Seconds after a passenger stepped through an advanced-imaging machine at a BWI Marshall Airport security checkpoint, an image of a human body popped up on a video screen.
It did not show the passenger's body as it appears under his clothing. No physical imperfections or private parts were in sight. And that is the point of the new technology demonstrated Friday at Baltimore-Washington International Thurgood Marshall Airport.
The image, displayed where both the passenger and a security officer could see it, bore little resemblance to the graphic depictions of individuals that have aroused the anger of many fliers. The screen simply showed a cartoonlike depiction of the human form, with a little yellow box superimposed over one of the passenger's legs — an area that needed to be checked further.
BWI is one of about a dozen U.S. airports where the Transportation Security Administration has deployed the new security software, and the agency hopes it will put to rest widespread complaints about a screening regimen that critics have labeled a "virtual strip search."
Among other things, the new software will eliminate the need for a TSA officer to be stationed in a screening room off the checkpoint — much like the Wizard of Oz behind his curtain — scrutinizing images of each person who passes through the machines.
The software was put into operation this week in 10 advanced-imaging machines already installed at BWI, and the rollout is part of an effort by the TSA to eliminate the creepiness factor from the enhanced screening program it adopted to detect explosives. The federal agency is spending $2.7 million to install the new program in 240 machines at 40 airports by this fall.
The "passenger" during Friday's airport demonstration was a TSA employee, and the yellow box told the security officer that the machine had detected something to be checked.
In this case, it turned out to be a penny in the man's pocket.
TSA spokesman Kawika Riley said the new software is just as effective as the version that provided a more graphic image of how people look under their clothes. "It meets the same security standards as it did before," Riley said.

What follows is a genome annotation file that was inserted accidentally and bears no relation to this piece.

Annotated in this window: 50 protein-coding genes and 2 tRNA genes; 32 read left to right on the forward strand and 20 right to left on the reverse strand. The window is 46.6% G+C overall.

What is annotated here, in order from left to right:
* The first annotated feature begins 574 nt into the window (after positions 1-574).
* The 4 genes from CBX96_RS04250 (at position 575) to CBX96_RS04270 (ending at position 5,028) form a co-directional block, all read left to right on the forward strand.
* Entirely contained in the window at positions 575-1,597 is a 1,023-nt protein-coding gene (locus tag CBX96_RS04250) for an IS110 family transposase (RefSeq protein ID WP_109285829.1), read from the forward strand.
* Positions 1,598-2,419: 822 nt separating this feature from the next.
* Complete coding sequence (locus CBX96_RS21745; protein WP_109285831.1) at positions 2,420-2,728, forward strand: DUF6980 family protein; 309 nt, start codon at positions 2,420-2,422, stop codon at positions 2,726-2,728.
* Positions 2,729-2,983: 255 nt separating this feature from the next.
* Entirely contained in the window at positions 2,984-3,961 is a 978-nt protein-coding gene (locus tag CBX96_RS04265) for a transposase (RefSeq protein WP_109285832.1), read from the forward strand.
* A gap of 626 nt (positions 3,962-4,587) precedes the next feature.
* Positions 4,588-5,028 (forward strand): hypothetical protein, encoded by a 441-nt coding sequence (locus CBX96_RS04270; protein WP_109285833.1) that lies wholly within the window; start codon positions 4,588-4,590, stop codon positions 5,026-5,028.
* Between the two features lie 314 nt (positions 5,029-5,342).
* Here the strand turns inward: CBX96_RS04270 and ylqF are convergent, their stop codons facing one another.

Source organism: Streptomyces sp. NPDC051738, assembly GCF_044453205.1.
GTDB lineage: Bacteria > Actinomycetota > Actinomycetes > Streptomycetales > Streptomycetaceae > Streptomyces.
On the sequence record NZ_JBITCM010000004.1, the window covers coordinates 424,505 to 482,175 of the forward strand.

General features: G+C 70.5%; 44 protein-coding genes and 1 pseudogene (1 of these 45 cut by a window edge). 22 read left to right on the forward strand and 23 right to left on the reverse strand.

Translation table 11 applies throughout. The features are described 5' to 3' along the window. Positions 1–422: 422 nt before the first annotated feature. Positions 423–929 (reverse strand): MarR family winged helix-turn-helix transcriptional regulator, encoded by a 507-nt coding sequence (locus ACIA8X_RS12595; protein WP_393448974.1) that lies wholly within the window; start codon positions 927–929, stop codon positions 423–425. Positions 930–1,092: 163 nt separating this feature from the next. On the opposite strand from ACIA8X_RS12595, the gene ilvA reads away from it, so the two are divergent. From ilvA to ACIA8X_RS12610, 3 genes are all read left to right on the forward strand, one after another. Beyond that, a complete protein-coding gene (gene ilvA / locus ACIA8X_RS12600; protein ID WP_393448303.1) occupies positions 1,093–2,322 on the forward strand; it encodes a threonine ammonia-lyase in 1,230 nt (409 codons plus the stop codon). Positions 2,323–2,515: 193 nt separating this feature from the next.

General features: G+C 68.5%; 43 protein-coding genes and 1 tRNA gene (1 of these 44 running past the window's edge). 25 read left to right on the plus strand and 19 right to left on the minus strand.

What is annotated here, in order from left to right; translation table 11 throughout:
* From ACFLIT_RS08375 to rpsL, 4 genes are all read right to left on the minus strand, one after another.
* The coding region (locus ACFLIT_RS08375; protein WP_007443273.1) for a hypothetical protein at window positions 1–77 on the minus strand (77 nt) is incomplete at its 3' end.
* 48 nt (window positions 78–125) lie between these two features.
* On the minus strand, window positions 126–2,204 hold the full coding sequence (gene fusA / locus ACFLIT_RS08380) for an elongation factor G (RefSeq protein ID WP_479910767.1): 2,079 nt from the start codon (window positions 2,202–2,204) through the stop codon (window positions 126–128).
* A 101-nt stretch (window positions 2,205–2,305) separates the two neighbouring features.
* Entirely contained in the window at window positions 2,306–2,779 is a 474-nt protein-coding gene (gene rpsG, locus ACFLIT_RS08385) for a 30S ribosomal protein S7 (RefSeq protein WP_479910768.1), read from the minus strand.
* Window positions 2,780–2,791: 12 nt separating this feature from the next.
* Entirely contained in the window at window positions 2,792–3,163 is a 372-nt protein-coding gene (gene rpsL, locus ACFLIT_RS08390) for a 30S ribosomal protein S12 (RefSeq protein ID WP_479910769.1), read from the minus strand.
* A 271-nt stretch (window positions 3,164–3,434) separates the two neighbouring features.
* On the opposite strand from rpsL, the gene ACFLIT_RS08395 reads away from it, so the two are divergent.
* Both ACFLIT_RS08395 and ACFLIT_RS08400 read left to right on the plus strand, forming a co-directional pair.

TSA and airport officials invited the news media to the demonstration at the international terminal, letting reporters see how the software reacts when something suspicious is detected on a passenger.
TSA employees went through the imaging machine and held up their hands just as passengers have been doing since the devices were installed at the airport a few years ago.
After being scanned, they stepped through the device and were asked to wait a few seconds while images were processed. If nothing was found, all that showed up on the screen mounted on the outside of the device were the letters "OK" on a green field.
If the device detects what the TSA calls an "anomaly," the image that comes up is worthy of a "G" rating. Unlike the old system, in which the screener in the adjoining room could determine whether the scanned person was fat or thin, tall or short, and endowed with male or female organs, the new software erases all individuality.
"We've gotten rid of that viewing altogether. The software essentially does all the work for us," Riley said.
As the "passengers" moved through the checkpoint, TSA officers who took part in the demonstration confined their pat-downs to areas of the body where concerns were raised. When a woman came through and a yellow box showed up on the image on the screen, the officer performed a pat-down of the area and determined that the anomaly was merely a bra clasp.
"Thank you, sweetheart. Have a nice day," the female officer said.
Riley said the TSA believes the software change will allow passengers to move through security more quickly. One reason, he said, is that the officer at the checkpoint can see precisely where a problem has been detected. With the old software, he said, the officer had to receive verbal instructions from the viewing machine operator about which areas of the passenger's body to check.
In the long run, Riley said, the change probably will save the government money.
"With this technology there's no longer any need to have an officer assigned to a remote viewing room," Riley said. He added that the TSA would save on the costs of building and maintaining such rooms.
BWI Executive Director Paul Wiedefeld said the airport could put any square footage freed up by the elimination of the remote viewing rooms to good use.